9. Raul Caruso, 2021. "Economic Statecraft: from Negative Sanctions to Positive Sanctions," Working Papers 1010, European Centre of Peace Science, Integration and Cooperation (CESPIC), Catholic University 'Our Lady of Good Counsel'.
    10. Sedrakyan, Gohar Samvel, 2022. "Ukraine war-induced sanctions against Russia: Consequences on transition economies," Journal of Policy Modeling, Elsevier, vol. 44(5), pages 863-885.
    11. Adelaide Baronchelli & Raul Caruso & Roberto Ricciuti, 2022. "Trade in Small Arms and Light Weapons: Are embargoes effective?," The World Economy, Wiley Blackwell, vol. 45(5), pages 1336-1361, May.
    12. Ricardo Hausmann & Ulrich Schetter & Muhammed A. Yildirim, 2022. "On the Design of Effective Sanctions: The Case of Bans on Exports to Russia," CID Working Papers 417, Center for International Development at Harvard University.
    13. Michal Onderco & Reinout Arthur van der Veer, 2021. "No More Gouda in Moscow? Distributive Effects of the Imposition of Sanctions," Journal of Common Market Studies, Wiley Blackwell, vol. 59(6), pages 1345-1363, November.
    14. Demena, B.A. & Benalcazar Jativa, G. & Reta, A.S. & Kimararungu, P.B. & van Bergeijk, P.A.G., 2021. "Does research on economic sanctions suffer from publication bias?," ISS Working Papers - General Series 674, International Institute of Social Studies of Erasmus University Rotterdam (ISS), The Hague.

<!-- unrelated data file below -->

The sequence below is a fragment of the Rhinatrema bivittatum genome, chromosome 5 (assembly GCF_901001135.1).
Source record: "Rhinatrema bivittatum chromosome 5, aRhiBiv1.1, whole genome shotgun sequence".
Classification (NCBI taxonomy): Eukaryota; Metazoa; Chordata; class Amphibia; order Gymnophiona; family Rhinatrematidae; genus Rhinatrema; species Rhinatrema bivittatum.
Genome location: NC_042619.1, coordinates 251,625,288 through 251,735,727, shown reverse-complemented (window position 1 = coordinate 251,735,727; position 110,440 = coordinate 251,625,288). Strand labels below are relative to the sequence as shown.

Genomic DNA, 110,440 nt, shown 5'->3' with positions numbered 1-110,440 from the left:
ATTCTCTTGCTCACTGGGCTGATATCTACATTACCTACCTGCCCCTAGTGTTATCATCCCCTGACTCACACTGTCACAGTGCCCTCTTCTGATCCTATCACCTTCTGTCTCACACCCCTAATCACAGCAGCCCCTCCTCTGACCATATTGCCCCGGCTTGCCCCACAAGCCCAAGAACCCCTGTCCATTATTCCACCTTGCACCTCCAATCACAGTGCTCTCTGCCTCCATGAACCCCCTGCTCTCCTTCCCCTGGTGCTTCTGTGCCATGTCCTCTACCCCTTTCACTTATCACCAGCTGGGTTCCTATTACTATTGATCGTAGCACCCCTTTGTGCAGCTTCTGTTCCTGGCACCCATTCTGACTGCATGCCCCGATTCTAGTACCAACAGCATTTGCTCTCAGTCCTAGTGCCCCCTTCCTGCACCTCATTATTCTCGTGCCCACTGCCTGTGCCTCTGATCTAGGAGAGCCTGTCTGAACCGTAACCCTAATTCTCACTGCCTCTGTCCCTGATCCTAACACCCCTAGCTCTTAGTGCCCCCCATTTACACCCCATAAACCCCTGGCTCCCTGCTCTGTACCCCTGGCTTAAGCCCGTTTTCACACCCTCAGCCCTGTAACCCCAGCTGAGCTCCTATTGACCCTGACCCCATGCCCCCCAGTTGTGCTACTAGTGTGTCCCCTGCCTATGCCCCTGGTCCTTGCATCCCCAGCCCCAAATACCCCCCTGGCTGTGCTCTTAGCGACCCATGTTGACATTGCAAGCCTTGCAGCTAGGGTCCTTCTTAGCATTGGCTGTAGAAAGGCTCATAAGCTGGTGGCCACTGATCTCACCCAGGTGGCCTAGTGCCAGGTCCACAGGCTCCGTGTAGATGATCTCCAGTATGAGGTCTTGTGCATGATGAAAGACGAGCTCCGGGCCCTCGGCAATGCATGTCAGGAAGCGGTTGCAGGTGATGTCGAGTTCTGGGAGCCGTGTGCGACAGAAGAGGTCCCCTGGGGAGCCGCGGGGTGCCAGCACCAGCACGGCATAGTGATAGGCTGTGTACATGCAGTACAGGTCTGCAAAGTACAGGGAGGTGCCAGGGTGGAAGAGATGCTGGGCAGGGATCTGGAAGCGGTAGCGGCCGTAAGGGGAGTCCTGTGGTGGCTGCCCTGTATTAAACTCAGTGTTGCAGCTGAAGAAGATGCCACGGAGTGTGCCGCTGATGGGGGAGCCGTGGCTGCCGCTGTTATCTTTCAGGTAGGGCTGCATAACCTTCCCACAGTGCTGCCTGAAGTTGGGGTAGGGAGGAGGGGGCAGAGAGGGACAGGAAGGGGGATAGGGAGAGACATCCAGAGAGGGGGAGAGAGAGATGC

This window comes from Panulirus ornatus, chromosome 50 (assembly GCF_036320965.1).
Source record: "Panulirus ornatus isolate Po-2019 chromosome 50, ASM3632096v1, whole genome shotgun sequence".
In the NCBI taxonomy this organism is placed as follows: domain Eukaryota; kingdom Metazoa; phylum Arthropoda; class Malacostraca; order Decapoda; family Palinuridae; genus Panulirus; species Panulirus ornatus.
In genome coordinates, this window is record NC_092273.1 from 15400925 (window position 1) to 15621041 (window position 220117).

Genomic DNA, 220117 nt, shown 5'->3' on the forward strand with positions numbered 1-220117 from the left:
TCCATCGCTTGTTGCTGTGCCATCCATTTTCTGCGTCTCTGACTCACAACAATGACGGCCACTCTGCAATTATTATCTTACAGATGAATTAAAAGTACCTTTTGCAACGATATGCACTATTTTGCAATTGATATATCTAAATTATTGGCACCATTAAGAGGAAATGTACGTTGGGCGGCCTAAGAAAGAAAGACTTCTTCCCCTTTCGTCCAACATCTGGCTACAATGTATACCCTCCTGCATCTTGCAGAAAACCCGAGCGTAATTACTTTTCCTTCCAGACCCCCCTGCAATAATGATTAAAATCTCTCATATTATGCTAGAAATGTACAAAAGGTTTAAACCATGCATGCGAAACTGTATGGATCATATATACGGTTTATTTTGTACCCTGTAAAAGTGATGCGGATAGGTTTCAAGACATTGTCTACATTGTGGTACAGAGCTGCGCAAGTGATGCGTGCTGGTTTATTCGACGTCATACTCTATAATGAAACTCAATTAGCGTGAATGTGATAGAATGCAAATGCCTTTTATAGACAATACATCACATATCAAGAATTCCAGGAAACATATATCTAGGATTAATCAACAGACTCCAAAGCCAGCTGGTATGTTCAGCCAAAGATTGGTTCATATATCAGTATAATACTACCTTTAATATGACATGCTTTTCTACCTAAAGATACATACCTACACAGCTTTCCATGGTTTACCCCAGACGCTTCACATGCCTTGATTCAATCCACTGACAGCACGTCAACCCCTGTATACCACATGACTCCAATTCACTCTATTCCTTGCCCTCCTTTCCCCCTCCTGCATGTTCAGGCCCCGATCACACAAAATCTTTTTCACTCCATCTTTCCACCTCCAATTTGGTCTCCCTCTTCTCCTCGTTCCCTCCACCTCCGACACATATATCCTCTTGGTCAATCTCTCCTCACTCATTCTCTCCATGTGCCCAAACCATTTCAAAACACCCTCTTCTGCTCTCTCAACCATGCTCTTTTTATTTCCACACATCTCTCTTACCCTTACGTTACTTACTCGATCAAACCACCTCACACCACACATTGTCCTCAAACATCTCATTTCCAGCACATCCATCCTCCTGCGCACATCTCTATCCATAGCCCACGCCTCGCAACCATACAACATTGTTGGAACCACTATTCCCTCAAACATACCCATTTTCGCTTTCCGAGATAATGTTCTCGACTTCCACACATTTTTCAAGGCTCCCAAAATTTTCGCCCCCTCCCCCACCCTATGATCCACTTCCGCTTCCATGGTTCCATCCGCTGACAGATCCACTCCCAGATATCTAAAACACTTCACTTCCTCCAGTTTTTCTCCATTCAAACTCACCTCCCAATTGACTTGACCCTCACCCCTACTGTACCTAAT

15. George Saridakis & Constantinos Alexiou & Roger Hoseinc & Nirvana Satnarine-Singhc, 2022. "Hegemonic Sanctions and Global Economic Ramifications in the Context of the Russian-Ukrainian Conflict: A Commentary," SPOUDAI Journal of Economics and Business, SPOUDAI Journal of Economics and Business, University of Piraeus, vol. 72(1-2), pages 34-55, January-J.
    16. Firat Demir & Saleh S. Tabrizy, 2022. "Gendered effects of sanctions on manufacturing employment: Evidence from Iran," Review of Development Economics, Wiley Blackwell, vol. 26(4), pages 2040-2069, November.
    17. Hoon Lee & David Lektzian & Glen Biglaiser, 2023. "The Effects of Economic Sanctions on Foreign Asset Expropriation," Journal of Conflict Resolution, Peace Science Society (International), vol. 67(2-3), pages 266-296, February.
    18. Dizaji, S.F. & Lis, P. & Murshed, S.M. & Zweiri, M., 2020. "What the political economy literature tells us about blockades and sanctions," ISS Working Papers - General Series 130655, International Institute of Social Studies of Erasmus University Rotterdam (ISS), The Hague.
    19. Moteng, Ghislain & Raghutla, Chandrashekar & Njangang, Henri & Nembot, Luc Ndeffo, 2023. "International sanctions and energy poverty in target developing countries," Energy Policy, Elsevier, vol. 179(C).
    20. Axel Michaelowa, 2021. "Solar Radiation Modification ‐ A “Silver Bullet” Climate Policy for Populist and Authoritarian Regimes?," Global Policy, London School of Economics and Political Science, vol. 12(S1), pages 119-128, April.
    21. Kamer-Ainur Aivaz & Ionela Florea Munteanu & Mari-Isabella Stan & Alina Chiriac, 2022. "A Multivariate Analysis of the Links between Transport Noncompliance and Financial Uncertainty in Times of COVID-19 Pandemics and War," Sustainability, MDPI, vol. 14(16), pages 1-23, August.
    22. Ken Yahagi, 2023. "Sanctions and rewards with a motivated agent," Managerial and Decision Economics, John Wiley & Sons, Ltd., vol. 44(4), pages 2057-2067, June.